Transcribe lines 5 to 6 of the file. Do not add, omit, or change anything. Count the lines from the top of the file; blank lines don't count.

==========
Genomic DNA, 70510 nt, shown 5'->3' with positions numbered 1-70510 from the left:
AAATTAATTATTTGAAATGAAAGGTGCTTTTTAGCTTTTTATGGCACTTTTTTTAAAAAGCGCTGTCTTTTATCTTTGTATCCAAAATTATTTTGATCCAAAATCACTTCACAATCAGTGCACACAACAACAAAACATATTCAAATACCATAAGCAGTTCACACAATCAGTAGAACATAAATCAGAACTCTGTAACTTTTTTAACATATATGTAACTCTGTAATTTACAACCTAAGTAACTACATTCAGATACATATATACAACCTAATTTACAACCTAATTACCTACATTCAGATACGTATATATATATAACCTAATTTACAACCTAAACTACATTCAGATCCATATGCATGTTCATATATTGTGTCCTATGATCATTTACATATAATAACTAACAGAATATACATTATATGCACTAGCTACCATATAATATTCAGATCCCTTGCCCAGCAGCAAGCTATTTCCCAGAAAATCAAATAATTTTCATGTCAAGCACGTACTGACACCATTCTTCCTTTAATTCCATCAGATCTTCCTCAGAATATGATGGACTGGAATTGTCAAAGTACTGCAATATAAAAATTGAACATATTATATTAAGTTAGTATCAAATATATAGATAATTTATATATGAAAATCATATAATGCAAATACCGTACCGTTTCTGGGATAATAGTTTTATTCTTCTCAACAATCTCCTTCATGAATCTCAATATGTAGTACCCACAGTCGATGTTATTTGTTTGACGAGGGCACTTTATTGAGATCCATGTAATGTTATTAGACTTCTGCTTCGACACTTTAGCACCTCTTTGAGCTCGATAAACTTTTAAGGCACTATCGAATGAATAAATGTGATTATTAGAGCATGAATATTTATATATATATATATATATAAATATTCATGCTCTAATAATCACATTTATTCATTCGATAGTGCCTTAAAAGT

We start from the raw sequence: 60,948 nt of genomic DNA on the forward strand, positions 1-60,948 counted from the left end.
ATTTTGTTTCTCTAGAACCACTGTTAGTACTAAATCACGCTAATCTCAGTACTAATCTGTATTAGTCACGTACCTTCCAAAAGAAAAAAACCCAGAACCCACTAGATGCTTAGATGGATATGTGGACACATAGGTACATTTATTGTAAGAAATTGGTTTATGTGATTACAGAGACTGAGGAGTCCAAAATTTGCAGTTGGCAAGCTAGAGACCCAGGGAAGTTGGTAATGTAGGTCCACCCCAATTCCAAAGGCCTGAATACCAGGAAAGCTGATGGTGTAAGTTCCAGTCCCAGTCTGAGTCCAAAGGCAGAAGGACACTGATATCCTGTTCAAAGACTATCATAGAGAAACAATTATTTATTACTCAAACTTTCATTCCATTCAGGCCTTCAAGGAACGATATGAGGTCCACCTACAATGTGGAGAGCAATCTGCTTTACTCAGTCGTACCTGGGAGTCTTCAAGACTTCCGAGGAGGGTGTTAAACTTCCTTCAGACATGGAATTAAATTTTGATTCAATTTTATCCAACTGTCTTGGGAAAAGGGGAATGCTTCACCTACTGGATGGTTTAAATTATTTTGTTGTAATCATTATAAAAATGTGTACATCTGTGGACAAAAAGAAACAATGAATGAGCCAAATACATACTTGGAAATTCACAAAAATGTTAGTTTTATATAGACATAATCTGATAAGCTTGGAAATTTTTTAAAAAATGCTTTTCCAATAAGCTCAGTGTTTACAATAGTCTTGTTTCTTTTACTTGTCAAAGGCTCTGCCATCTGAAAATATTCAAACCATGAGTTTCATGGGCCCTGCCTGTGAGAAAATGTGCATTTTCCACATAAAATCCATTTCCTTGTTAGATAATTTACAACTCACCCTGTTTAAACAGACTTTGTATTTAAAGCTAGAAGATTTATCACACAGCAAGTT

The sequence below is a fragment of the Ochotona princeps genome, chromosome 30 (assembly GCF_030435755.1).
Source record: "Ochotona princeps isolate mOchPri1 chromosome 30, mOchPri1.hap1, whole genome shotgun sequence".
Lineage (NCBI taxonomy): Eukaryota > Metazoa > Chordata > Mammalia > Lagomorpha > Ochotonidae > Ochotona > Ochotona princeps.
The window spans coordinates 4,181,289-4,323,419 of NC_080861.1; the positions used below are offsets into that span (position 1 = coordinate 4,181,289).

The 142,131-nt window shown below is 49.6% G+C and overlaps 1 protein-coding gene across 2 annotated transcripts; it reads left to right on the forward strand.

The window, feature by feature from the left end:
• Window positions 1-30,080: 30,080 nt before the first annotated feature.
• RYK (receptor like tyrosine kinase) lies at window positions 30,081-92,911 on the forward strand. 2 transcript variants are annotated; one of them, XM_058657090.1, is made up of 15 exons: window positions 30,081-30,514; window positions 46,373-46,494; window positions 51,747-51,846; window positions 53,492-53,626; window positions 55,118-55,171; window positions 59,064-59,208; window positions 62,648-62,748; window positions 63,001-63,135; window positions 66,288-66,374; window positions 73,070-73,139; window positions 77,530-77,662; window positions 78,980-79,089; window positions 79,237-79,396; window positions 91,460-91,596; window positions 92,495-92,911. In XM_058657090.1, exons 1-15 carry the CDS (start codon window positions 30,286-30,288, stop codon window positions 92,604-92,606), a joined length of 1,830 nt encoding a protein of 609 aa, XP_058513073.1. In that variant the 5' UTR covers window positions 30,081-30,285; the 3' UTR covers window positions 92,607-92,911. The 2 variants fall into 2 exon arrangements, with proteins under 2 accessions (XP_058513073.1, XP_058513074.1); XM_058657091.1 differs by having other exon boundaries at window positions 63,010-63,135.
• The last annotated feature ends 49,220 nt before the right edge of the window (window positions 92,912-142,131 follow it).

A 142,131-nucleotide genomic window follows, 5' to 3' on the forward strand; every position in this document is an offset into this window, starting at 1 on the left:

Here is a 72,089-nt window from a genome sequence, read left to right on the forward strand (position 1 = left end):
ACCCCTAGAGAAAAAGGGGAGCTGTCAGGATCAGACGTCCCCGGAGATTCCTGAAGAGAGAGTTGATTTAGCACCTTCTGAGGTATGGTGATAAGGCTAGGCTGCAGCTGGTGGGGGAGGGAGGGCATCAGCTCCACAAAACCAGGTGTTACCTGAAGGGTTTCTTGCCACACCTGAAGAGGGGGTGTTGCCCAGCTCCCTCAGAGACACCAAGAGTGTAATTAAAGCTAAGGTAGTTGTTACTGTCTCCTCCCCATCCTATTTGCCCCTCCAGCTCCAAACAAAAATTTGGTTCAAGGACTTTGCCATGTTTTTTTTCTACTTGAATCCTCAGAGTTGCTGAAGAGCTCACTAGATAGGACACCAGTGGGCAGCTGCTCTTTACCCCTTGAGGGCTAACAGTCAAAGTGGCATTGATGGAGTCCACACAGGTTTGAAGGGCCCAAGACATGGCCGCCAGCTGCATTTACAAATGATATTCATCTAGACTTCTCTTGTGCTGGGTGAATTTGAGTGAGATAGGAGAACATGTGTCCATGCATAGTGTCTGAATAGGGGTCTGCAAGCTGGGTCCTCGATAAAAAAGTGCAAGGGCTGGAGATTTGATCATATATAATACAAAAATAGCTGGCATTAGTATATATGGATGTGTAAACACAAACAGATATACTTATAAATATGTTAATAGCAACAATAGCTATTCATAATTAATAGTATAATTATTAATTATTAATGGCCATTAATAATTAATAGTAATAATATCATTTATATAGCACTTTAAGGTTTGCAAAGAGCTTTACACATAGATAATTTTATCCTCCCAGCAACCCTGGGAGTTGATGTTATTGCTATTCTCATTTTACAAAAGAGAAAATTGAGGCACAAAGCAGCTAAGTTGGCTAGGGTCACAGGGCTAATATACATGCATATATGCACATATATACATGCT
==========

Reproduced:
The sequence below is a fragment of the Ochotona princeps genome, chromosome 30 (assembly GCF_030435755.1).
Source record: "Ochotona princeps isolate mOchPri1 chromosome 30, mOchPri1.hap1, whole genome shotgun sequence".